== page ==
Sadie clutches her hands beneath her chin and stares at our percolator, her eyes huge. The thing gurgles and hisses as if it
resents being pressed into service. My own reflection in its side is distorted. When I was younger, I thought this was how ghosts see our world.
GHOST IN THE COFFEE MACHINE
By Charity Tahmaseb
When it comes to ghosts, my grandmother has one solution: brew a pot
of coffee. Like today, in Sadie Lancaster’s kitchen.
Sadie clutches her hands beneath her chin and stares at our
percolator, her eyes huge. The thing gurgles and hisses as if it
resents being pressed into service. My own reflection in its side is
distorted. When I was younger, I thought this was how ghosts see our
In places with bad infestations, they swirl around the percolator. I
can reach out, touch hot moist air with one hand and the icy patch of
dry with the other. One time, a ghost slipped inside. It rattled
around until the percolator sprang from the table and hit the floor,
splashing scalding water everywhere.
I still wear the scars of that across my shins.
But Sadie’s ghosts are barely ghosts at all. I’d call them sprites.
They might annoy you on the way to the bathroom at three a.m., but
little more. They also, as my grandmother points out, help pay the
bills. So I remain silent while she pours the coffee: three cups
black, three cups with sugar, three cups with cream, and three cups
extra light and extra sweet. Twelve cups. Always. If anyone complains,
my grandmother snorts and says, “As if no one has a preference once
Don’t get her started on instant coffee, either. Since I was five, my
job involves carrying the cups throughout the house, up and down
stairs, into bedrooms, dining alcoves, walk-in closets. We never skip
the bathroom, no matter what.
“The last place you’d want a ghost,” my grandmother says to Sadie.
“Lecherous little beasts.”
I walk past the two women, my steps slow and steady. I still burn
myself, make no mistake. My hands wear the scars of multiple
scaldings. We keep a burn kit in the truck. But as I place the last
cup on the edge of the sink, I smile. At least I won’t need that
today. I rush back to the kitchen for the Tupperware.
Some ghost catchers use glass jars, but ghosts confined to small
spaces can manifest images–grotesque or obscene or both. Ghosts,
generally speaking, are pissed off and rude, which is why you don’t
want one in your toilet. We buy the containers with the opaque sides,
since what you can’t see won’t offend you. I use several at Sadie’s
that afternoon, although truthfully, I only snag three little sprites
in the den.
“She’s imagining things,” I whisper to my grandmother.
“Yes.” Her hand steadies my shoulder. “But how many repeat customers do we get?”
She has a point. We’re good. When we’re really in the zone–the right
type of coffee beans, perfect brewing temperature, clean catches–a
house might stay ghost-free for decades. If we’re not careful, there
won’t be any ghosts left to catch.
With the sprites in the back of our pickup, we rumble down the county
road that leads out of town and into endless fields of corn and
soybean. Ten miles out, there’s a windbreak with a little creak. This
is where we’ll set the sprites free. They’ll be, if not happy, content
at least, and in no hurry to find other humans to haunt. I’m setting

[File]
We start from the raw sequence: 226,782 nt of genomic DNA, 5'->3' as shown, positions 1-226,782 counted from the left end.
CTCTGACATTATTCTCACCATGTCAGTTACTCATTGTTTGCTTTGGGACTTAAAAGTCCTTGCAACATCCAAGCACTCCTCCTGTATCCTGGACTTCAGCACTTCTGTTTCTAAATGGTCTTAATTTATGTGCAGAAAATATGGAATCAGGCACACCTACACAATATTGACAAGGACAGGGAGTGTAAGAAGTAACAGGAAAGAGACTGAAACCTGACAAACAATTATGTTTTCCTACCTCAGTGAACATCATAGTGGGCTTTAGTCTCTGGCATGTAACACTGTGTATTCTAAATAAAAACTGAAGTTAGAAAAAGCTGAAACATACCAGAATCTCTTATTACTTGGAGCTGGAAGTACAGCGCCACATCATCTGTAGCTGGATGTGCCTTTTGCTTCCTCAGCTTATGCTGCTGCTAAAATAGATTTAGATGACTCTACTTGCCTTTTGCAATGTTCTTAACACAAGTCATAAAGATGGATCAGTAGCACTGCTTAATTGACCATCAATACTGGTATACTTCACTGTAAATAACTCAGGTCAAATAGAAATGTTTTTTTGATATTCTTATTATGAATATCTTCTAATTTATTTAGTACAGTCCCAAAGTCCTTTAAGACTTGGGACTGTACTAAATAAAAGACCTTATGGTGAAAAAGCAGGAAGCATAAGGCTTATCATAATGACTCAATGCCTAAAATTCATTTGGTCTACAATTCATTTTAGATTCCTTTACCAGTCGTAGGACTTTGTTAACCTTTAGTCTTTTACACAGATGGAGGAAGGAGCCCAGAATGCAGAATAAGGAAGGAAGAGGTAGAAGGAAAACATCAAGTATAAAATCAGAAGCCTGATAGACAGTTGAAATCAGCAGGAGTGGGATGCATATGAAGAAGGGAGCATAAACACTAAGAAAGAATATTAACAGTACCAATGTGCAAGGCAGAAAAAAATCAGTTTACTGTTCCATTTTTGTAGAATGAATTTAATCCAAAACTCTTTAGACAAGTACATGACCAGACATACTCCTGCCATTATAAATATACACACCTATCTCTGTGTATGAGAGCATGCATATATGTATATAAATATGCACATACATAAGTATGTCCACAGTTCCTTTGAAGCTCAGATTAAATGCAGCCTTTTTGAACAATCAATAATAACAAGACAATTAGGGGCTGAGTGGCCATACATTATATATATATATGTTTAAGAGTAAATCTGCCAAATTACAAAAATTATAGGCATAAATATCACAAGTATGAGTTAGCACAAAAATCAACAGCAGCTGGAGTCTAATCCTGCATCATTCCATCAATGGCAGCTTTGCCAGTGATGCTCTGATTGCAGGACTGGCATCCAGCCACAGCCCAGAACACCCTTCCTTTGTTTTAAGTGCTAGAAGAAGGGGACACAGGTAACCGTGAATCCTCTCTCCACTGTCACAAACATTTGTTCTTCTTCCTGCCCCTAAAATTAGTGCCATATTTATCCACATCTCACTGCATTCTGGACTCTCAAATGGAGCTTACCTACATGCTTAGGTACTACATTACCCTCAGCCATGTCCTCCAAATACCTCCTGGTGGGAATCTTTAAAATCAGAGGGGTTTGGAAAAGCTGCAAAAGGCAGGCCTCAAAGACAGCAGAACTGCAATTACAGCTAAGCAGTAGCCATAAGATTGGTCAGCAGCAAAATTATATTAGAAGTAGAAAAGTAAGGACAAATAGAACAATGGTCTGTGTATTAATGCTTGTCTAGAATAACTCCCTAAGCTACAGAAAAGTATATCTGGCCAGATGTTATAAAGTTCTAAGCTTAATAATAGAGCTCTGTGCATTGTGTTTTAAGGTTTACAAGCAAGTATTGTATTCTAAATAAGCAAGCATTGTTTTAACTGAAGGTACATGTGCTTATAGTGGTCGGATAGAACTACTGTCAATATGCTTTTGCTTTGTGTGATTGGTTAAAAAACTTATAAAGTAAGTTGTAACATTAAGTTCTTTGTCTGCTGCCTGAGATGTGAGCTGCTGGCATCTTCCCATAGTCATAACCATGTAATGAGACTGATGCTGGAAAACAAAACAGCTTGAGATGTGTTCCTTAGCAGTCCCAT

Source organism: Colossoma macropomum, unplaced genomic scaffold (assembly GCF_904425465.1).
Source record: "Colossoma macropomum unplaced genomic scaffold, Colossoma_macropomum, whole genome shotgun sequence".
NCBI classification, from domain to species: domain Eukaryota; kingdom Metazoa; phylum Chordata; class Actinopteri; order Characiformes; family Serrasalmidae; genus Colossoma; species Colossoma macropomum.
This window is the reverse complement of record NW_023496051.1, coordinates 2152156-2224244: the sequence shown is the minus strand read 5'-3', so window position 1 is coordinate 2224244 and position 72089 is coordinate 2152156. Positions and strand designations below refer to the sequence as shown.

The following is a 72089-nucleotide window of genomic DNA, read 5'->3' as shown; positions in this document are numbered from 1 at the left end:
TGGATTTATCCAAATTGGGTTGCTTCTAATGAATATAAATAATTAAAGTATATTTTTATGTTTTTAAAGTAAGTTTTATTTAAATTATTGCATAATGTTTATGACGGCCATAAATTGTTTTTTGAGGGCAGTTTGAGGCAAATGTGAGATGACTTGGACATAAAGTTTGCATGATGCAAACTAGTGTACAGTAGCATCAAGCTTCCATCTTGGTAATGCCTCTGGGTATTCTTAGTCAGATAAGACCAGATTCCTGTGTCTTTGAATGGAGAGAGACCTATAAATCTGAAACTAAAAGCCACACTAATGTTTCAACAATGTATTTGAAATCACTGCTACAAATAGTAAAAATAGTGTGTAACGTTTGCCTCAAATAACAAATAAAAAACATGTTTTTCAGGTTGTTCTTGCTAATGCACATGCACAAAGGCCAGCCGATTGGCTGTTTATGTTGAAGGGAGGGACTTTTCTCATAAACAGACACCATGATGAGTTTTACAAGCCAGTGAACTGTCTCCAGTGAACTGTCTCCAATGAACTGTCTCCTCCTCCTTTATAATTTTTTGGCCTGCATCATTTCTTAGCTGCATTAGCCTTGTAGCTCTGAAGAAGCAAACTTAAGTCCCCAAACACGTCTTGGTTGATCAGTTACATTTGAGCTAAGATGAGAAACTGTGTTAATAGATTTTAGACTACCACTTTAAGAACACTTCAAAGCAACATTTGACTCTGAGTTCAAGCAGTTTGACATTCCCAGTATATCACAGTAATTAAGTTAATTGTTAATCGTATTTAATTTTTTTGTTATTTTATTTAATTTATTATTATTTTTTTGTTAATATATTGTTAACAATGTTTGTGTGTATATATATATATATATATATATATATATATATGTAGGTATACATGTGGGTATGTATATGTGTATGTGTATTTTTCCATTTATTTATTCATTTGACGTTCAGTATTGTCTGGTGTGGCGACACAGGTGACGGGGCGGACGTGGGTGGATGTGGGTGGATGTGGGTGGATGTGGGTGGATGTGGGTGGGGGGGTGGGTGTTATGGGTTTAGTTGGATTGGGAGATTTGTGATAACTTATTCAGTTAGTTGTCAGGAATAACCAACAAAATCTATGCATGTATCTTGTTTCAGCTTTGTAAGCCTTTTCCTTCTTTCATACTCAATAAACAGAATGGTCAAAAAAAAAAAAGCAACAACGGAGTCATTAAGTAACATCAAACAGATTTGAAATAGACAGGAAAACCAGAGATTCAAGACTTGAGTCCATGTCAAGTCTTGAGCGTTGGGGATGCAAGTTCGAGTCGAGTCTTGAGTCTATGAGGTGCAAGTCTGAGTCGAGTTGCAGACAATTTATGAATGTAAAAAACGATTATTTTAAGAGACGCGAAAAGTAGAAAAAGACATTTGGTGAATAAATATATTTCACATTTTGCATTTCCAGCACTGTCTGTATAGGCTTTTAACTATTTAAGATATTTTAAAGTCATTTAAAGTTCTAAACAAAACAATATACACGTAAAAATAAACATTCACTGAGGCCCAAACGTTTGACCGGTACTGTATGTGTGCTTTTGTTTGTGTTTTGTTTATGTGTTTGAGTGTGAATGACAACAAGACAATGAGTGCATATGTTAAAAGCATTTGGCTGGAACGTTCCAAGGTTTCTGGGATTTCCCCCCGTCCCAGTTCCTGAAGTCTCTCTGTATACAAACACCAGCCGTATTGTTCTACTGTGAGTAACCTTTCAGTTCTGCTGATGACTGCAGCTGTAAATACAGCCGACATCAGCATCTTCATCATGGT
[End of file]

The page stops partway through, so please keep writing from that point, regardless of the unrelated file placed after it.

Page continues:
the sprites free–legs braced, container at arm’s length–when my
“When I’m gone, Katy-girl, I’ll come back and show you how to rid them
once and for all.”
I sigh. I’ve heard this before. “But then I’d be getting rid of you.”
“You wouldn’t like me as a ghost. Besides, they don’t belong on this
plane. This has been my life’s work.” She touches three fingers to her
heart. “I don’t see why it shouldn’t be my afterlife’s work as well.”
She always says this. I always tell her she’ll live a good long time.
Then we drive home, empty containers rattling against the flatbed,
percolator perched between us, belted in, our third–and quite
possibly most important–passenger.
* * *
That was three months ago. If my grandmother raged against the dying
of the light, it didn’t show in her expression the following morning
when I found her. She left me her house, the family business, and of
course, the dented, silver percolator. I have yet to see a hint of my
grandmother’s ghost. I’m not sure I want to.
The house is quiet without her in it. Even the ghosts have stayed
away. I shake the canister of roasted beans, give it a sniff, certain
I’ll need to dump it and buy fresh within a matter of days.
Sadie Lancaster calls as the first cascade of beans hits the garbage
sack. Ten minutes later, I pull up in my truck, but don’t find Sadie
cowering on the porch (her usual position pre-eradication). Percolator
under one arm, I ring the bell.
“Oh, Katy,” she says, urging me inside. She beams like she has a
secret. “There’s someone I want you to meet.”
This is it. My grandmother has chosen Sadie’s house as the spot for
her grand reappearance and that’s why Sadie isn’t scared. My steps
quicken, heart fluttering something crazy. Do I want to see my
grandmother like this? I’ve never been afraid of ghosts, but this is
The aroma hits me first–rich, aromatic, turmeric, saffron, and a hint
of rose petal. Sun glints off the sides of a samovar squatting in the
center of the kitchen table, in the very place I always set the
percolator. I clutch the thing to my chest as if that can protect us
from its flashy usurper on the table. The samovar is gold-plated
brass–I squint at it–in the Persian style instead of Russian.
“Katy,” Sadie says, throwing her arms wide, “I want you to meet my new
neighbor, Malcolm Armand. He catches ghosts with tea the way you do
with coffee.” Her fingers twitch as if she’s urging us closer
together. I stand my ground. “You two have so much in common,” she
Malcolm runs a hand over smooth, dark hair. His white dress shirt
gleams in the sunlight streaming through the kitchen windows. I’m in
torn jeans and a T-shirt. Why anyone would attempt ghost catching in
something so fancy is beyond me. Even so? I can’t help but feel grubby
“It’s nice to meet you,” he says, extending that same hand, one
without a single blemish or scar.
I fight the urge to whip my own hands behind my back, out of sight. I
gulp a breath and shake his hand, breaking contact the second it’s
polite (okay, maybe a couple of seconds before it’s polite). I try not
to stare too hard at Malcolm, so I let my gaze travel the kitchen, the
dining alcove. No ghosts here. I’d be surprised to find even the
weakest sprite. And certainly my grandmother isn’t in residence.
That leaves me alone with Malcolm, and the tea-scented suspicion about